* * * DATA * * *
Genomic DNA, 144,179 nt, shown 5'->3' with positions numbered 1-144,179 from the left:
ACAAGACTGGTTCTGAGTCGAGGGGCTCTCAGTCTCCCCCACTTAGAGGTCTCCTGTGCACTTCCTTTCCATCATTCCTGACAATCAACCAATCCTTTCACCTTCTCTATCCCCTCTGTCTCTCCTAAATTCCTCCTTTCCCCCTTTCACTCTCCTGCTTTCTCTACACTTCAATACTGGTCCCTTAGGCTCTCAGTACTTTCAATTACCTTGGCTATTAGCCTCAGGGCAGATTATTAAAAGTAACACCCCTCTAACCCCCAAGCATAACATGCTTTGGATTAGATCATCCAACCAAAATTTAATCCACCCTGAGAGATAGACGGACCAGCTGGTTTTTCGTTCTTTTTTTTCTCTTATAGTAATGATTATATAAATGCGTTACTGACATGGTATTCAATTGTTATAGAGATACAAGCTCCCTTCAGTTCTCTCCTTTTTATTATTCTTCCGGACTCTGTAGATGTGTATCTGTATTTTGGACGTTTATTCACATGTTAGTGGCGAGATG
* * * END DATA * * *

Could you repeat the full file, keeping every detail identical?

Genomic DNA, 144,179 nt, shown 5'->3' with positions numbered 1-144,179 from the left:
ACAAGACTGGTTCTGAGTCGAGGGGCTCTCAGTCTCCCCCACTTAGAGGTCTCCTGTGCACTTCCTTTCCATCATTCCTGACAATCAACCAATCCTTTCACCTTCTCTATCCCCTCTGTCTCTCCTAAATTCCTCCTTTCCCCCTTTCACTCTCCTGCTTTCTCTACACTTCAATACTGGTCCCTTAGGCTCTCAGTACTTTCAATTACCTTGGCTATTAGCCTCAGGGCAGATTATTAAAAGTAACACCCCTCTAACCCCCAAGCATAACATGCTTTGGATTAGATCATCCAACCAAAATTTAATCCACCCTGAGAGATAGACGGACCAGCTGGTTTTTCGTTCTTTTTTTTCTCTTATAGTAATGATTATATAAATGCGTTACTGACATGGTATTCAATTGTTATAGAGATACAAGCTCCCTTCAGTTCTCTCCTTTTTATTATTCTTCCGGACTCTGTAGATGTGTATCTGTATTTTGGACGTTTATTCACATGTTAGTGGCGAGATG